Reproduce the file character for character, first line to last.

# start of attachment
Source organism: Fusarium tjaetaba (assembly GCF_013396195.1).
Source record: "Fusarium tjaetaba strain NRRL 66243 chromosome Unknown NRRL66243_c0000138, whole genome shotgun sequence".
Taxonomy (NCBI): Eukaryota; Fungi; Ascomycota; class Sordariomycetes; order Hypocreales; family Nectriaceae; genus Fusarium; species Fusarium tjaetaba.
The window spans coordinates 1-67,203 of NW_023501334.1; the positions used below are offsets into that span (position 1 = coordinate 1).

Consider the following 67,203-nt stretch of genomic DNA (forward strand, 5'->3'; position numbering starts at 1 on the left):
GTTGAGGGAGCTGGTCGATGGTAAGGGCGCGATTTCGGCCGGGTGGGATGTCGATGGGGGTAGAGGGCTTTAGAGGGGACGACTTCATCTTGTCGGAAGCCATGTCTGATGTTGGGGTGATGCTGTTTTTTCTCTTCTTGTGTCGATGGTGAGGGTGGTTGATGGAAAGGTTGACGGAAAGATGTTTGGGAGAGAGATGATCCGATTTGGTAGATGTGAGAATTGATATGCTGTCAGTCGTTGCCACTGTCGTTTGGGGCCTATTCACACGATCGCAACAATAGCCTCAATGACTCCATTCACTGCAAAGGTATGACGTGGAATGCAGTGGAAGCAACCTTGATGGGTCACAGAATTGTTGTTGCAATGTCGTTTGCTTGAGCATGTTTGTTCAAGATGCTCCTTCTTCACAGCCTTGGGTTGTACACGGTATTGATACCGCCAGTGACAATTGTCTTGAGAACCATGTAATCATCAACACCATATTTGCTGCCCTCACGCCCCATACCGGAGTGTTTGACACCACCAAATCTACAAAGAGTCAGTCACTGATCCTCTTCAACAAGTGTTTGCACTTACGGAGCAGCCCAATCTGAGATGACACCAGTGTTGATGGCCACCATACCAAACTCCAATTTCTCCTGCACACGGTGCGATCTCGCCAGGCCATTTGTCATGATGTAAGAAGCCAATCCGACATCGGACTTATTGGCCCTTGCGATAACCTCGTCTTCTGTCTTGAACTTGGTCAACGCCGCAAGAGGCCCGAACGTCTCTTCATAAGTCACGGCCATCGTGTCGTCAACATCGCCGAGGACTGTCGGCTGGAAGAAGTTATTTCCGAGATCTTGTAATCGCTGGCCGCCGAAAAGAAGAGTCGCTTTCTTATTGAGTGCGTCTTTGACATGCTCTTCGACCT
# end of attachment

Source organism: Fusarium tjaetaba (assembly GCF_013396195.1).
Source record: "Fusarium tjaetaba strain NRRL 66243 chromosome Unknown NRRL66243_c0000138, whole genome shotgun sequence".
Taxonomy (NCBI): Eukaryota; Fungi; Ascomycota; class Sordariomycetes; order Hypocreales; family Nectriaceae; genus Fusarium; species Fusarium tjaetaba.
The window spans coordinates 1-67,203 of NW_023501334.1; the positions used below are offsets into that span (position 1 = coordinate 1).

Consider the following 67,203-nt stretch of genomic DNA (forward strand, 5'->3'; position numbering starts at 1 on the left):
GTTGAGGGAGCTGGTCGATGGTAAGGGCGCGATTTCGGCCGGGTGGGATGTCGATGGGGGTAGAGGGCTTTAGAGGGGACGACTTCATCTTGTCGGAAGCCATGTCTGATGTTGGGGTGATGCTGTTTTTTCTCTTCTTGTGTCGATGGTGAGGGTGGTTGATGGAAAGGTTGACGGAAAGATGTTTGGGAGAGAGATGATCCGATTTGGTAGATGTGAGAATTGATATGCTGTCAGTCGTTGCCACTGTCGTTTGGGGCCTATTCACACGATCGCAACAATAGCCTCAATGACTCCATTCACTGCAAAGGTATGACGTGGAATGCAGTGGAAGCAACCTTGATGGGTCACAGAATTGTTGTTGCAATGTCGTTTGCTTGAGCATGTTTGTTCAAGATGCTCCTTCTTCACAGCCTTGGGTTGTACACGGTATTGATACCGCCAGTGACAATTGTCTTGAGAACCATGTAATCATCAACACCATATTTGCTGCCCTCACGCCCCATACCGGAGTGTTTGACACCACCAAATCTACAAAGAGTCAGTCACTGATCCTCTTCAACAAGTGTTTGCACTTACGGAGCAGCCCAATCTGAGATGACACCAGTGTTGATGGCCACCATACCAAACTCCAATTTCTCCTGCACACGGTGCGATCTCGCCAGGCCATTTGTCATGATGTAAGAAGCCAATCCGACATCGGACTTATTGGCCCTTGCGATAACCTCGTCTTCTGTCTTGAACTTGGTCAACGCCGCAAGAGGCCCGAACGTCTCTTCATAAGTCACGGCCATCGTGTCGTCAACATCGCCGAGGACTGTCGGCTGGAAGAAGTTATTTCCGAGATCTTGTAATCGCTGGCCGCCGAAAAGAAGAGTCGCTTTCTTATTGAGTGCGTCTTTGACATGCTCTTCGACCT